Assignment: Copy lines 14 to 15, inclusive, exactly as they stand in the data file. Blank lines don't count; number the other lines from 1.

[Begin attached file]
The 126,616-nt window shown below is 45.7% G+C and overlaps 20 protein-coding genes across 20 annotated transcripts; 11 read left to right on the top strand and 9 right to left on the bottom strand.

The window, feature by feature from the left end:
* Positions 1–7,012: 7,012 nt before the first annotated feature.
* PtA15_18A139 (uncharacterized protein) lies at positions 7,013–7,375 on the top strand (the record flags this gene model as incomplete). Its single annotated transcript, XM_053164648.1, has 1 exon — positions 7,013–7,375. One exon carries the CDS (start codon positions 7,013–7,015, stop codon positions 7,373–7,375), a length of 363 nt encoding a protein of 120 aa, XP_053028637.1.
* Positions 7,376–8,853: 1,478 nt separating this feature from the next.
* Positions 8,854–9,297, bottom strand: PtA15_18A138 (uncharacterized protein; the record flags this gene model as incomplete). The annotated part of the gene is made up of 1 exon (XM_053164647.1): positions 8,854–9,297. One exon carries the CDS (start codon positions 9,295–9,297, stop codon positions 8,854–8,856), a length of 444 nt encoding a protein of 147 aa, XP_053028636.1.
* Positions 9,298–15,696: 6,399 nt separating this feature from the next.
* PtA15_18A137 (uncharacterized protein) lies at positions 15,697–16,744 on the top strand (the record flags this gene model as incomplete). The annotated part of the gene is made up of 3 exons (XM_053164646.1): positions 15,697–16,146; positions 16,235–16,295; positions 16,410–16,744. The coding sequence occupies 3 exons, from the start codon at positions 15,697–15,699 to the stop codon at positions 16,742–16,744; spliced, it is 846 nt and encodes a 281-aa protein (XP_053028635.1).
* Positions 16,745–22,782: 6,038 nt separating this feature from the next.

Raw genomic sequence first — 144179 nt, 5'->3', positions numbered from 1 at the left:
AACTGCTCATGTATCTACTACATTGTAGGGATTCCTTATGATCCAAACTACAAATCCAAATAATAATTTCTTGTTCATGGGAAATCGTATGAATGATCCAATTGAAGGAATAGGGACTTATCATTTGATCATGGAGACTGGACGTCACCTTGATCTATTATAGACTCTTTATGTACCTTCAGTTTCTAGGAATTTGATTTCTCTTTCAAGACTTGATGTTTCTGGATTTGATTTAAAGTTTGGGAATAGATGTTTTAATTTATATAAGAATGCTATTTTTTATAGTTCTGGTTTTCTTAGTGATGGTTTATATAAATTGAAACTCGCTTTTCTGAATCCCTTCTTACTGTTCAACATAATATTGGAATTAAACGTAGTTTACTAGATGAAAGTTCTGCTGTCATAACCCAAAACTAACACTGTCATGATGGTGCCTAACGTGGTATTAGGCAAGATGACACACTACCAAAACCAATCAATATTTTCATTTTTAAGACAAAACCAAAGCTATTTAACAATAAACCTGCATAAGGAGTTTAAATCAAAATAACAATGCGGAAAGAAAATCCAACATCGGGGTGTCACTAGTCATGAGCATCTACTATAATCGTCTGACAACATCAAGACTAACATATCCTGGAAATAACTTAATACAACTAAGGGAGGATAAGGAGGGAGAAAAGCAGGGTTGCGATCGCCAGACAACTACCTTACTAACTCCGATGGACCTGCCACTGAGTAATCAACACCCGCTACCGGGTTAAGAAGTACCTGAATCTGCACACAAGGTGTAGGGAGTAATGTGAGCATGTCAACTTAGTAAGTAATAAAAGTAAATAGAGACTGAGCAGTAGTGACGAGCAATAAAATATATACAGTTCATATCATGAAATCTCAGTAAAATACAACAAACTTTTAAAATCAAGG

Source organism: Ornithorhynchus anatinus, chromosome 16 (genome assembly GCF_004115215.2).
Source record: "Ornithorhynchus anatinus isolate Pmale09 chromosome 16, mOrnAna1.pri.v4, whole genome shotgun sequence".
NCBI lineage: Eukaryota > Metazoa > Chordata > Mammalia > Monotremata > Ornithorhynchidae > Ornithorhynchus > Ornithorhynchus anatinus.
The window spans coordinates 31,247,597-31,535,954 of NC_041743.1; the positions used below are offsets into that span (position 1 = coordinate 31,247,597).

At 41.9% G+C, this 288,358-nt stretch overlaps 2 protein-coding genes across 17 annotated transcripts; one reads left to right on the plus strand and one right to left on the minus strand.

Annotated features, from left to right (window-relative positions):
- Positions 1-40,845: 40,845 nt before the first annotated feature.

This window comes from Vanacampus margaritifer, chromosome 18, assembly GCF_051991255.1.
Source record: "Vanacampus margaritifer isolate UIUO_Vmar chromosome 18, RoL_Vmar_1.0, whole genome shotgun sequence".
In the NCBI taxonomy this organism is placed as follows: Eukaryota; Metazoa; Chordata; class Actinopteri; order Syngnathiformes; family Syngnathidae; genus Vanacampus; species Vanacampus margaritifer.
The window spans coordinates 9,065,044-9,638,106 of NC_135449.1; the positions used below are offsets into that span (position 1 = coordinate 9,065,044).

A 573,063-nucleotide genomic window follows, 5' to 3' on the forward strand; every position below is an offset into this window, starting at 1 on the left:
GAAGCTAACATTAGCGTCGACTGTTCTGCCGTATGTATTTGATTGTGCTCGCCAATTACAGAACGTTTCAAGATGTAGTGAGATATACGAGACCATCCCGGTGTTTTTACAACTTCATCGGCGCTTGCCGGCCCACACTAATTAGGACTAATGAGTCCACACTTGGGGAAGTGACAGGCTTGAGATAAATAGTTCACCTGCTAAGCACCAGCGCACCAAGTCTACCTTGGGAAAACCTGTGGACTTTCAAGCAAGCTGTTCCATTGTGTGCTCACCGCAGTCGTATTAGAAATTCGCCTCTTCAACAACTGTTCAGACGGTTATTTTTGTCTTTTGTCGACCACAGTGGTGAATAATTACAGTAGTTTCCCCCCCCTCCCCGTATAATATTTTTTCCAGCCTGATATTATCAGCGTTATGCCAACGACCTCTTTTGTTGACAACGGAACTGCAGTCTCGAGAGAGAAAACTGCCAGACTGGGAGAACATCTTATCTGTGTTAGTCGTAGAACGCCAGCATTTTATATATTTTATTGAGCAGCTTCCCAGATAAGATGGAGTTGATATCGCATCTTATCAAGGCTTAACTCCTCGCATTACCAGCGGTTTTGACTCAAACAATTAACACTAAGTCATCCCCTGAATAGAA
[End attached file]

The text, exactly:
NCBI lineage: Eukaryota > Metazoa > Chordata > Mammalia > Monotremata > Ornithorhynchidae > Ornithorhynchus > Ornithorhynchus anatinus.
The window spans coordinates 31,247,597-31,535,954 of NC_041743.1; the positions used below are offsets into that span (position 1 = coordinate 31,247,597).